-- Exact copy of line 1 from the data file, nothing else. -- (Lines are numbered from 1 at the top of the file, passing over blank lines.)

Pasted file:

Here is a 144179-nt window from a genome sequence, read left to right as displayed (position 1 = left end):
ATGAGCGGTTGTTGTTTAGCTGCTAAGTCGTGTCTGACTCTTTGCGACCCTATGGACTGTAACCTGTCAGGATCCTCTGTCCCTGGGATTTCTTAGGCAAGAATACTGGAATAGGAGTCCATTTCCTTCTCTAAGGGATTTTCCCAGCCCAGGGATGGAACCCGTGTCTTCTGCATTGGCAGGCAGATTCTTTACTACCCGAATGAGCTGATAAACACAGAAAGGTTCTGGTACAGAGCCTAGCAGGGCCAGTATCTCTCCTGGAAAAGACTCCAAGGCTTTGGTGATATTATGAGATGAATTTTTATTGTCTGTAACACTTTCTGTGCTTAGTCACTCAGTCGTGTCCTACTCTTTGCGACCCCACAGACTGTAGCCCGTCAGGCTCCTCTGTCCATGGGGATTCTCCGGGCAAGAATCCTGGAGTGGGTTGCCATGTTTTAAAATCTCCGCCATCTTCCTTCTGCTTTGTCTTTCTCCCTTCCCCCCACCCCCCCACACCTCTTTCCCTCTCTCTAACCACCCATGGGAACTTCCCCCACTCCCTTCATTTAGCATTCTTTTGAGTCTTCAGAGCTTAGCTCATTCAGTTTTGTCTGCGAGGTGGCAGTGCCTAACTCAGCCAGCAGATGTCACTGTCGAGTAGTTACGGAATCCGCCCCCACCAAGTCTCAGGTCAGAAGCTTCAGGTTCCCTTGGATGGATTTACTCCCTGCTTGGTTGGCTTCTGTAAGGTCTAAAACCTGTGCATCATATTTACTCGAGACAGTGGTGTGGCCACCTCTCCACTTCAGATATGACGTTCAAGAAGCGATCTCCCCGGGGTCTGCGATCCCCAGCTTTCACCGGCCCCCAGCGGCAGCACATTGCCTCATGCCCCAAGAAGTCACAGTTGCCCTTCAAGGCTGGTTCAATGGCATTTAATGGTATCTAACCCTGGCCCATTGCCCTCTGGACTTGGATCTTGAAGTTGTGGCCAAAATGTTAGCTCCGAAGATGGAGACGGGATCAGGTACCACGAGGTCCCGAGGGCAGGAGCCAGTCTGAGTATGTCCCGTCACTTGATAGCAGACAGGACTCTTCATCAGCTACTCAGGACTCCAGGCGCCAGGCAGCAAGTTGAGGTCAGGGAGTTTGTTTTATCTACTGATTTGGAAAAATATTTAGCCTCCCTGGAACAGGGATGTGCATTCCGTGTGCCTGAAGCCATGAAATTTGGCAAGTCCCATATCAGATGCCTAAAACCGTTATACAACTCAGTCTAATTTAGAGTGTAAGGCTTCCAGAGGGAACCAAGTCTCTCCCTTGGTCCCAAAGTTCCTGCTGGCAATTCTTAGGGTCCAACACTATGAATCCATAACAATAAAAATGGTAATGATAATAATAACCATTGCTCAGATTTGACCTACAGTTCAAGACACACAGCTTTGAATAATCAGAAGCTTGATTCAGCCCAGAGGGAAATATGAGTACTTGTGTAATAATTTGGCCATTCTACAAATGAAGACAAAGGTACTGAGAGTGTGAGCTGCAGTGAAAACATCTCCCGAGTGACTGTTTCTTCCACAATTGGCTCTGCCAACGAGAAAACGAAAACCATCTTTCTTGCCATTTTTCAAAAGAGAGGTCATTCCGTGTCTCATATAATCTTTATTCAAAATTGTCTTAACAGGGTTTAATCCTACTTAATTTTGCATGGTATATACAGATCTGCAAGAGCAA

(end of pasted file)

Here is a 144179-nt window from a genome sequence, read left to right as displayed (position 1 = left end):